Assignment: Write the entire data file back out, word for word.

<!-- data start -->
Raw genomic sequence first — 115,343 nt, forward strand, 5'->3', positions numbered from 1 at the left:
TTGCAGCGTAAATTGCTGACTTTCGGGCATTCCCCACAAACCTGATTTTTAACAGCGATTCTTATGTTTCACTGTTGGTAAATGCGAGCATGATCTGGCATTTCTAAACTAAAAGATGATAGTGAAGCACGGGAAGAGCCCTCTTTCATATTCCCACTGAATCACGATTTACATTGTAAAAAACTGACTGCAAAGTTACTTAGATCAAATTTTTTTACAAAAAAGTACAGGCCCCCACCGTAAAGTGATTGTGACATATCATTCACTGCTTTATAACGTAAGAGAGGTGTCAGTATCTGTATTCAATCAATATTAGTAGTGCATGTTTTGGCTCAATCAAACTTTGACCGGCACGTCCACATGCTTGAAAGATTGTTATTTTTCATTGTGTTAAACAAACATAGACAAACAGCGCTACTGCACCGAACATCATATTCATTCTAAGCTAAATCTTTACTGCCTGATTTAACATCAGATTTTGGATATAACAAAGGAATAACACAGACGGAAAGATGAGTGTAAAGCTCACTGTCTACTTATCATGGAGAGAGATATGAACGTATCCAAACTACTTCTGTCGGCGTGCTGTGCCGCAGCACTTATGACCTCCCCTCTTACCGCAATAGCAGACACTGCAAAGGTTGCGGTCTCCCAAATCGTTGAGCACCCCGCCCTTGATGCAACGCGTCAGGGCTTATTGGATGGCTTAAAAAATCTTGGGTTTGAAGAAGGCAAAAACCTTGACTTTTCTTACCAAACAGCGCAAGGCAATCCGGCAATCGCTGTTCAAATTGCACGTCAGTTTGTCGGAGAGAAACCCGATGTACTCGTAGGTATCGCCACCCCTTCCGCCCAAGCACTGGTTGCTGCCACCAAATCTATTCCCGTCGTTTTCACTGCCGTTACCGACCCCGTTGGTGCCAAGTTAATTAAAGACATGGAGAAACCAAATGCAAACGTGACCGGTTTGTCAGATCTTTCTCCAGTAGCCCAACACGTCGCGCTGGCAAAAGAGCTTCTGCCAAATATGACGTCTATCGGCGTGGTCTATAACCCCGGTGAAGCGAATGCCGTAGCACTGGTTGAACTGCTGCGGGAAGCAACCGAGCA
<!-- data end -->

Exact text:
Raw genomic sequence first — 115,343 nt, forward strand, 5'->3', positions numbered from 1 at the left:
TTGCAGCGTAAATTGCTGACTTTCGGGCATTCCCCACAAACCTGATTTTTAACAGCGATTCTTATGTTTCACTGTTGGTAAATGCGAGCATGATCTGGCATTTCTAAACTAAAAGATGATAGTGAAGCACGGGAAGAGCCCTCTTTCATATTCCCACTGAATCACGATTTACATTGTAAAAAACTGACTGCAAAGTTACTTAGATCAAATTTTTTTACAAAAAAGTACAGGCCCCCACCGTAAAGTGATTGTGACATATCATTCACTGCTTTATAACGTAAGAGAGGTGTCAGTATCTGTATTCAATCAATATTAGTAGTGCATGTTTTGGCTCAATCAAACTTTGACCGGCACGTCCACATGCTTGAAAGATTGTTATTTTTCATTGTGTTAAACAAACATAGACAAACAGCGCTACTGCACCGAACATCATATTCATTCTAAGCTAAATCTTTACTGCCTGATTTAACATCAGATTTTGGATATAACAAAGGAATAACACAGACGGAAAGATGAGTGTAAAGCTCACTGTCTACTTATCATGGAGAGAGATATGAACGTATCCAAACTACTTCTGTCGGCGTGCTGTGCCGCAGCACTTATGACCTCCCCTCTTACCGCAATAGCAGACACTGCAAAGGTTGCGGTCTCCCAAATCGTTGAGCACCCCGCCCTTGATGCAACGCGTCAGGGCTTATTGGATGGCTTAAAAAATCTTGGGTTTGAAGAAGGCAAAAACCTTGACTTTTCTTACCAAACAGCGCAAGGCAATCCGGCAATCGCTGTTCAAATTGCACGTCAGTTTGTCGGAGAGAAACCCGATGTACTCGTAGGTATCGCCACCCCTTCCGCCCAAGCACTGGTTGCTGCCACCAAATCTATTCCCGTCGTTTTCACTGCCGTTACCGACCCCGTTGGTGCCAAGTTAATTAAAGACATGGAGAAACCAAATGCAAACGTGACCGGTTTGTCAGATCTTTCTCCAGTAGCCCAACACGTCGCGCTGGCAAAAGAGCTTCTGCCAAATATGACGTCTATCGGCGTGGTCTATAACCCCGGTGAAGCGAATGCCGTAGCACTGGTTGAACTGCTGCGGGAAGCAACCGAGCA